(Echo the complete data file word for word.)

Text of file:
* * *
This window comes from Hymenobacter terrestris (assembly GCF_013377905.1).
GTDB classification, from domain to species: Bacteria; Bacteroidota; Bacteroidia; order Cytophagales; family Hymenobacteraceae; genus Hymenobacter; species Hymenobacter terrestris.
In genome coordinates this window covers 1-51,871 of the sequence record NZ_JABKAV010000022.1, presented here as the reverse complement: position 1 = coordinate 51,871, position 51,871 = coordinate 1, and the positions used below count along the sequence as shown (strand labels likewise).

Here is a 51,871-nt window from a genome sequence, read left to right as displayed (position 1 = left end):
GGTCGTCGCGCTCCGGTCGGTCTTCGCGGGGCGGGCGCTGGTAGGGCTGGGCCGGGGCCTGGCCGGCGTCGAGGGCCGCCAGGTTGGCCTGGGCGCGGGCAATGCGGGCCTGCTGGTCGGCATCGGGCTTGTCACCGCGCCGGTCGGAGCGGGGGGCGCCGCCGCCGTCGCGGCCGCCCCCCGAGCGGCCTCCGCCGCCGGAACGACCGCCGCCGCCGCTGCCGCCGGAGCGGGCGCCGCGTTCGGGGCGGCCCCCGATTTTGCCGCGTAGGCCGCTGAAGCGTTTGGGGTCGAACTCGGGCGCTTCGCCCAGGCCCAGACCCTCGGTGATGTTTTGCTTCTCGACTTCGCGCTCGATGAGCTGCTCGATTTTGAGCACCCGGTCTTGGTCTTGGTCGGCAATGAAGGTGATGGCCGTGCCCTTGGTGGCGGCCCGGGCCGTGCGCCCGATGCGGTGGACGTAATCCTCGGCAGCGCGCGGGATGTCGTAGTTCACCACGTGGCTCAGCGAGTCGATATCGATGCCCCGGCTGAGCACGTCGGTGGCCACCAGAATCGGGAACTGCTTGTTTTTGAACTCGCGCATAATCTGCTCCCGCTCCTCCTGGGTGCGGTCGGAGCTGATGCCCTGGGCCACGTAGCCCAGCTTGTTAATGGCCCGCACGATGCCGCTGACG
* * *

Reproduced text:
This window comes from Hymenobacter terrestris (assembly GCF_013377905.1).
GTDB classification, from domain to species: Bacteria; Bacteroidota; Bacteroidia; order Cytophagales; family Hymenobacteraceae; genus Hymenobacter; species Hymenobacter terrestris.
In genome coordinates this window covers 1-51,871 of the sequence record NZ_JABKAV010000022.1, presented here as the reverse complement: position 1 = coordinate 51,871, position 51,871 = coordinate 1, and the positions used below count along the sequence as shown (strand labels likewise).

Here is a 51,871-nt window from a genome sequence, read left to right as displayed (position 1 = left end):
GGTCGTCGCGCTCCGGTCGGTCTTCGCGGGGCGGGCGCTGGTAGGGCTGGGCCGGGGCCTGGCCGGCGTCGAGGGCCGCCAGGTTGGCCTGGGCGCGGGCAATGCGGGCCTGCTGGTCGGCATCGGGCTTGTCACCGCGCCGGTCGGAGCGGGGGGCGCCGCCGCCGTCGCGGCCGCCCCCCGAGCGGCCTCCGCCGCCGGAACGACCGCCGCCGCCGCTGCCGCCGGAGCGGGCGCCGCGTTCGGGGCGGCCCCCGATTTTGCCGCGTAGGCCGCTGAAGCGTTTGGGGTCGAACTCGGGCGCTTCGCCCAGGCCCAGACCCTCGGTGATGTTTTGCTTCTCGACTTCGCGCTCGATGAGCTGCTCGATTTTGAGCACCCGGTCTTGGTCTTGGTCGGCAATGAAGGTGATGGCCGTGCCCTTGGTGGCGGCCCGGGCCGTGCGCCCGATGCGGTGGACGTAATCCTCGGCAGCGCGCGGGATGTCGTAGTTCACCACGTGGCTCAGCGAGTCGATATCGATGCCCCGGCTGAGCACGTCGGTGGCCACCAGAATCGGGAACTGCTTGTTTTTGAACTCGCGCATAATCTGCTCCCGCTCCTCCTGGGTGCGGTCGGAGCTGATGCCCTGGGCCACGTAGCCCAGCTTGTTAATGGCCCGCACGATGCCGCTGACG